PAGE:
David Levy – Is there hope of a legal challenge, resulting in enforcement? – Feb 15

You will know from previous blogs that I am almost obsessive over the issue of ENFORCEMENT.

There has been a particular buzz that, after the European Ministers’ breach of fishing quotas against scientific advice, signs are appearing that the environmental movement is waking up to the need for action on this issue of enforcement.

Why it has taken so long I’m not sure because the reality has been that most of the proposed improvements in management were design-faulted to say the least in the earlier stages.

Certainly if the EU’s fishing subsidies had been targeted on the promotion of the technical implementation of monitoring and delivery, then the solutions and improvements would have been well under way by now.

More time which we don’t have has been wasted, and still the fish stocks are under strain. Some would say better action now than too late.

Could the elections be the reason why change, however small, is being proposed now? With elections in May, could we have an opportunity to improve British marine management and give an updated Marine and Coastal Access Act, teeth?

If UKIP gain a balance in power then they can force a vote on the EU. With this, could we choose to take back control of our waters from the EU-CFP?

Even if this dream happened what would be the consequence? I am sure that very little would change. Why do I say this — why do I think that we would not manage our resources like Norway does ?

I believe business controls DEFRA, our fisheries ministry, and until this power has been challenged in the courts then little will change whatever the opportunities.

So it is with pleasure I follow the campaign of the PEW Trust to bring together in Brussels the legal minds to discuss the options. Our John Stansfield will be there, and will report back in his blog.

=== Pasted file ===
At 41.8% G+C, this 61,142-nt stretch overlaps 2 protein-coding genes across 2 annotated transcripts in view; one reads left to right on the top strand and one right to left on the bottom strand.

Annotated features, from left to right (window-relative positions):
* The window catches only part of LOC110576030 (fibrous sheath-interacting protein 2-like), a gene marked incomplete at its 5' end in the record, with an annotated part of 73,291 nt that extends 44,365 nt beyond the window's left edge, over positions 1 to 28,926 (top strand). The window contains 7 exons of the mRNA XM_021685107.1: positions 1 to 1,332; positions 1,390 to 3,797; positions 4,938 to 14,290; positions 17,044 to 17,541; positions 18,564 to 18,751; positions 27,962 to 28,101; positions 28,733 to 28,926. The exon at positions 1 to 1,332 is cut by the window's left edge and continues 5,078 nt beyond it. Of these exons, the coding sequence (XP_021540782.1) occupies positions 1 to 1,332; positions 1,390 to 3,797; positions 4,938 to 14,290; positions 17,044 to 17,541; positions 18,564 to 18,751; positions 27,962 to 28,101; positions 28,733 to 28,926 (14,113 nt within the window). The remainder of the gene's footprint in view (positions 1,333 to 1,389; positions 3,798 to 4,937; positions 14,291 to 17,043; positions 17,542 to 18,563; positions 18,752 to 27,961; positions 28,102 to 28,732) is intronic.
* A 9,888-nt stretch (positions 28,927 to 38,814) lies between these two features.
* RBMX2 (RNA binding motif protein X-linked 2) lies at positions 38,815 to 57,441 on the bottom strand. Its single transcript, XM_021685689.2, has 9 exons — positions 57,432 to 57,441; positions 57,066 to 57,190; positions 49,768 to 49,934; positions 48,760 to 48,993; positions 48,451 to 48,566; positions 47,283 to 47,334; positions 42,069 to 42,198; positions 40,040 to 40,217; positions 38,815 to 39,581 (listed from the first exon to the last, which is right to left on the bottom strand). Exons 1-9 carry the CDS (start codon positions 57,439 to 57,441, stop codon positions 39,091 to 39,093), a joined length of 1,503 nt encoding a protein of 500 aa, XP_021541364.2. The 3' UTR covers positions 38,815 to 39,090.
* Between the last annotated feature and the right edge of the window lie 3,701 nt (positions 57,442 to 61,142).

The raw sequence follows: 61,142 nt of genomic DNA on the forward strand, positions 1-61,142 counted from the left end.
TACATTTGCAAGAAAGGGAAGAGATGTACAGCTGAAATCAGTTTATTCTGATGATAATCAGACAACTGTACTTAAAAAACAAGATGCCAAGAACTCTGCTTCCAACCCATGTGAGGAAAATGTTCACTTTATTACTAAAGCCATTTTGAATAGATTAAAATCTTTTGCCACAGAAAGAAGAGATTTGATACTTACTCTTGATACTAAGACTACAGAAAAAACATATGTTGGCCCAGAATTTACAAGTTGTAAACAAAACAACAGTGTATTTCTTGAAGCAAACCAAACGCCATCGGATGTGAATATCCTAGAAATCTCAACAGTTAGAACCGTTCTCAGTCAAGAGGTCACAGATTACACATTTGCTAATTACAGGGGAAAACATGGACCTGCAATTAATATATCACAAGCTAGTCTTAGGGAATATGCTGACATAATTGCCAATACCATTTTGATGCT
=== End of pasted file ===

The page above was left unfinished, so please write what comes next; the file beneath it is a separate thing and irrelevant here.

I would caution you all to go into the changes I’ve discussed here with hope, but expect only a small improvement.

Our immediate history cautions us to expect little — even when some are saying we are now at the tipping point of no return.

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One Response to “David Levy – Is there hope of a legal challenge, resulting in enforcement? – Feb 15”

Neil Garrick-Maidment
Comment posted on 23rd February 2015

Dear Stephen, I fully agree with your point DEFRA is putting economics over the environment we have noticed that with the MCZMCZ Marine Conservation Zone process. they put the economic wishes of a handful of boat owners over the law. Both native seahorses species are fully protected under the WCA and yet despite numbers dropping from 40 to 1 at Studland bay in Dorset the site has been dropped as a Marine Conservation Zone.
Seahorses and the natural world generate millions of pounds to the local economy, boat owners cost it a lot of money in clearing up their rubbish and the cost to the environment and the cost of putting sea defences to protect the beach and cliffs would amount to tens of millions even though seagrass does it for free. Where is the sensible economic argument in that !!!

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